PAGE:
De la Pena, who began his stage career as a soloist in American Ballet Theatre, played the title role in the Herbert Ross film "Nijinky" opposite Oliver Reed's Diaghilev. His other roles include the films "Personal Best," "Kuffs," "Brain Donors" and "The Mighty Aphrodite"; the Broadway musicals "On Your Toes" and "Woman of the Year"; and the TV shows "Murder She Wrote," "LA Law," "North and South" and "Star Trek: The Next Generation." His most recent movies are "The Dust Factory" and "One Last Dance."
-- Saturday, May 6: "Timberland," written by Austin Bunn and directed by Scott Pardue in Theatre B. On the one-year anniversary of a daring tree-sit -- staged 180 feet up in the redwood canopy -- a tragic accident irrevocably alters the political ecology of Humboldt County, Cal.
Tickets for all the evening productions -- $6 for the general public and $4 for UI students, senior citizens and youth -- will be on sale one hour before each of the performances. May 1-6, and tickets will also be on sale noon to 1:30 p.m. each day of the festival at the Theatre Building box office.
All the daytime readings are free, and the public is invited to attend. The readings will take place in the Cosmo Catalano Acting Studio, Room 172 of the Theatre Building:
-- Tuesday at 2 p.m., "Ishmael and Isa" by Joshua Casteel.
-- Wednesday at 2 p.m.,"2034: Basket Full of Books" by Greg Machlin.
-- Thursday at 1 p.m., "The Exhibitionists" by Michael Hayden, and 4 p.m., "Hope Falls" by Melissa Leilani Larson.
-- Friday at 1 p.m., "Serpent Song" by Morgan Sheehan-Bubla, and 4 p.m., Undergraduate Playwrights Workshop Readings.
-- Saturday at 2 p.m., "Snow Falling Fast" by Sarah Sander.
Each year the festival is attended by guest respondents from the world of professional theater. This year there will be four guests:
-- Len Berkman, the Anne Hesseltine Hoyt Professor of Theatre at Smith College, where he has taught Playwriting and Dramatic Literature since 1969. He has been dramaturg for South Coast Rep's Hispanic Playwrights Project/Festival, as well as for WordBridge and Sundance (1985-96). Since 1990 he has helped develop plays at the Mark Taper Forum/Los Angeles and New York Stage & Film Co.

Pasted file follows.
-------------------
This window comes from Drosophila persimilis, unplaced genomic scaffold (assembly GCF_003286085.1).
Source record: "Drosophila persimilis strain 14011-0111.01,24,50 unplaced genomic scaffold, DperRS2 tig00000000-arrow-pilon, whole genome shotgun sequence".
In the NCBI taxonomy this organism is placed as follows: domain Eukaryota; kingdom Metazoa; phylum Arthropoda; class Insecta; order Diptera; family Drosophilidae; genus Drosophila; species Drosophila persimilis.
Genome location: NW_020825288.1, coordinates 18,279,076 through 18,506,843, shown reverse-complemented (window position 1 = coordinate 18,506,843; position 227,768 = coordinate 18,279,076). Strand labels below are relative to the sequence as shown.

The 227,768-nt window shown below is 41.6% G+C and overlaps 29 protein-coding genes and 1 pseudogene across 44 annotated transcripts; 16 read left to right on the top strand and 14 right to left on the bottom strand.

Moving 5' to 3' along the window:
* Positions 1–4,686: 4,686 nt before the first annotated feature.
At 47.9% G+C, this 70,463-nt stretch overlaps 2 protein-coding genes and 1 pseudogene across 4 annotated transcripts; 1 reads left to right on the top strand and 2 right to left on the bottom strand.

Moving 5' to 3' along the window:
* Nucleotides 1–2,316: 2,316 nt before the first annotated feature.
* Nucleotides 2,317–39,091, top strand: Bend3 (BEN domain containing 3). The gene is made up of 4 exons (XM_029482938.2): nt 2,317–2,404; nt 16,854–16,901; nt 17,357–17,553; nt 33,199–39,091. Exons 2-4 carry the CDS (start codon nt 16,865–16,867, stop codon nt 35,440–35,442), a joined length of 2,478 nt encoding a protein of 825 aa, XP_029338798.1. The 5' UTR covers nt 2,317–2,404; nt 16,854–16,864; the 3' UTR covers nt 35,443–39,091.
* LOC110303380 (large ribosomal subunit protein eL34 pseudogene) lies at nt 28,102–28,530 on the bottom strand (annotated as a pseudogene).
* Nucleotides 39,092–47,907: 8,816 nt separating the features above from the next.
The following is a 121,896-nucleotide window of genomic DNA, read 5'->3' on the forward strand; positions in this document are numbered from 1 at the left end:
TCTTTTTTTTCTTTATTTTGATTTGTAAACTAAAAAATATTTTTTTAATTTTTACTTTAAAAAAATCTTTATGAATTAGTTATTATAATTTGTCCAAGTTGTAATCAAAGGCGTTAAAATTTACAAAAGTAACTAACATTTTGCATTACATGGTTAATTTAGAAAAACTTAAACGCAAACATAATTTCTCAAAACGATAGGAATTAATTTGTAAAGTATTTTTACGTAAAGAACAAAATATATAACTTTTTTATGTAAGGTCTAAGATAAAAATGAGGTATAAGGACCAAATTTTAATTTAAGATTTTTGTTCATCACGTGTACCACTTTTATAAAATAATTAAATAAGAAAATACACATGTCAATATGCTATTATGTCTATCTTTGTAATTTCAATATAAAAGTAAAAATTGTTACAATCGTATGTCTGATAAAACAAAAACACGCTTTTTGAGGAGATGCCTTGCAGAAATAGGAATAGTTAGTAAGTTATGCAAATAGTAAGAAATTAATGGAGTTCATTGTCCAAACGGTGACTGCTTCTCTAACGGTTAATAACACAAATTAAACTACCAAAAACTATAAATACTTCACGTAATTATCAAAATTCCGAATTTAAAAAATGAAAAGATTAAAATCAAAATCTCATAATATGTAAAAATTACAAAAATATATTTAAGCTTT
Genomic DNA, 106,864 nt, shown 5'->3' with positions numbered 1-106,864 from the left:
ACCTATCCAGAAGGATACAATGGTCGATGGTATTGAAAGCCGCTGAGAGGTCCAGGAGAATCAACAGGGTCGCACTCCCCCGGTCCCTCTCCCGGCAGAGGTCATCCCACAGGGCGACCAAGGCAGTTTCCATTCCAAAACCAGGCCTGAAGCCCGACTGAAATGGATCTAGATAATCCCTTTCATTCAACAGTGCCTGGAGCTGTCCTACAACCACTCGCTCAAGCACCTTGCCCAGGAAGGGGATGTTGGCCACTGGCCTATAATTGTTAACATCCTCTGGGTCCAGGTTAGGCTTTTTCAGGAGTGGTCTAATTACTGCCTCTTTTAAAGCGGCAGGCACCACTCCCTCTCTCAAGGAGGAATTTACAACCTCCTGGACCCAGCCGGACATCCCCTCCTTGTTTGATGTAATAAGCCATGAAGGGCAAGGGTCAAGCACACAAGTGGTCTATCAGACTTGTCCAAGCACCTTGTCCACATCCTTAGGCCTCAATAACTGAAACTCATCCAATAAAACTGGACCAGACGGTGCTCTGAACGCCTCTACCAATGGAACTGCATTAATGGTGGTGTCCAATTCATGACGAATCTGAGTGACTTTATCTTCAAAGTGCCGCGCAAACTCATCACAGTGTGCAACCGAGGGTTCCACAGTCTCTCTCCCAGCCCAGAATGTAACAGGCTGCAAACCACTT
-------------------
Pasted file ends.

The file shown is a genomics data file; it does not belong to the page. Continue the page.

-- Juliette Carrillo, an artistic associate at South Coast Repertory Theatre in California, where she directs regularly and runs the Hispanic Playwright's Project. She has directed for the Alliance Theatre, New Jersey Shakespeare Festival, Actor's Theatre of Louisville and for the Mark Taper Forum's New Work Festival, as well workshops in New York theaters including the New York Theatre Workshop, the Public, INTAR and the Women's Project.
-- Wendy C. Goldberg, the artistic director of the National Playwrights Conference at the Eugene O'Neill Theater Center in Waterford, Conn. For five seasons, she served as the artistic associate at Arena Stage in Washington, D.C., where she led new play development of new work by more than 50 playwrights.
-- Laura Harrington, whose award-winning plays, musicals, operas and radio plays have been produced regionally, Off-Broadway, in Canada and in Europe. She teaches playwriting at Tufts and M.I.T., and she was the winner of the 1998 and 2005 Massachusetts Cultural Council Playwriting Fellowship. She has also been a two-time winner of the Clauder Playwriting Competition, and has won a Boston "IRNE" Award for Best New Play, a Bunting Institute Fellowship, a Whiting Foundation Grant-in-Aid, the Kesselring Award for Drama, a New England Emmy and a Quebec Cinemateque Award.